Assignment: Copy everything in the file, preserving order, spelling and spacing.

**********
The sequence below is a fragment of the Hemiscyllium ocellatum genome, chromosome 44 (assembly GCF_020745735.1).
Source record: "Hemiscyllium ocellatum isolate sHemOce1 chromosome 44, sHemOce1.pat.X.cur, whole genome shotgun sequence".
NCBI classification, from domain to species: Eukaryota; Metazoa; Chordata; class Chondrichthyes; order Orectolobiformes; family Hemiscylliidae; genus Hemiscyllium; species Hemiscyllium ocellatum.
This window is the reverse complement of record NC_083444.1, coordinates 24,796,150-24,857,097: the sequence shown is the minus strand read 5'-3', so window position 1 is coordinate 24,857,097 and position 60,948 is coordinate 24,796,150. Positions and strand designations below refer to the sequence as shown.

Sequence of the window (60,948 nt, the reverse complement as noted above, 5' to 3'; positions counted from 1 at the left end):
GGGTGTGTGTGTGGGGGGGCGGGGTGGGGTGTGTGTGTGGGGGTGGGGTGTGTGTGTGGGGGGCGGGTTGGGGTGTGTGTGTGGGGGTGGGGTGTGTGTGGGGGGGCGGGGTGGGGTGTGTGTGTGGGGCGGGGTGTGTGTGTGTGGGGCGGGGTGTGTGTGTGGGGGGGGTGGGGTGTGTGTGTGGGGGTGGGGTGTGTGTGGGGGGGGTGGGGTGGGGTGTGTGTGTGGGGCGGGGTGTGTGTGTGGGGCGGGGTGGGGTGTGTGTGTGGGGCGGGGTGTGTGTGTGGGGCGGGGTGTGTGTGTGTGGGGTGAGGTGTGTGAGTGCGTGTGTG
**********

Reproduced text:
The sequence below is a fragment of the Hemiscyllium ocellatum genome, chromosome 44 (assembly GCF_020745735.1).
Source record: "Hemiscyllium ocellatum isolate sHemOce1 chromosome 44, sHemOce1.pat.X.cur, whole genome shotgun sequence".
NCBI classification, from domain to species: Eukaryota; Metazoa; Chordata; class Chondrichthyes; order Orectolobiformes; family Hemiscylliidae; genus Hemiscyllium; species Hemiscyllium ocellatum.
This window is the reverse complement of record NC_083444.1, coordinates 24,796,150-24,857,097: the sequence shown is the minus strand read 5'-3', so window position 1 is coordinate 24,857,097 and position 60,948 is coordinate 24,796,150. Positions and strand designations below refer to the sequence as shown.

Sequence of the window (60,948 nt, the reverse complement as noted above, 5' to 3'; positions counted from 1 at the left end):
GGGTGTGTGTGTGGGGGGGCGGGGTGGGGTGTGTGTGTGGGGGTGGGGTGTGTGTGTGGGGGGCGGGTTGGGGTGTGTGTGTGGGGGTGGGGTGTGTGTGGGGGGGCGGGGTGGGGTGTGTGTGTGGGGCGGGGTGTGTGTGTGTGGGGCGGGGTGTGTGTGTGGGGGGGGTGGGGTGTGTGTGTGGGGGTGGGGTGTGTGTGGGGGGGGTGGGGTGGGGTGTGTGTGTGGGGCGGGGTGTGTGTGTGGGGCGGGGTGGGGTGTGTGTGTGGGGCGGGGTGTGTGTGTGGGGCGGGGTGTGTGTGTGTGGGGTGAGGTGTGTGAGTGCGTGTGTG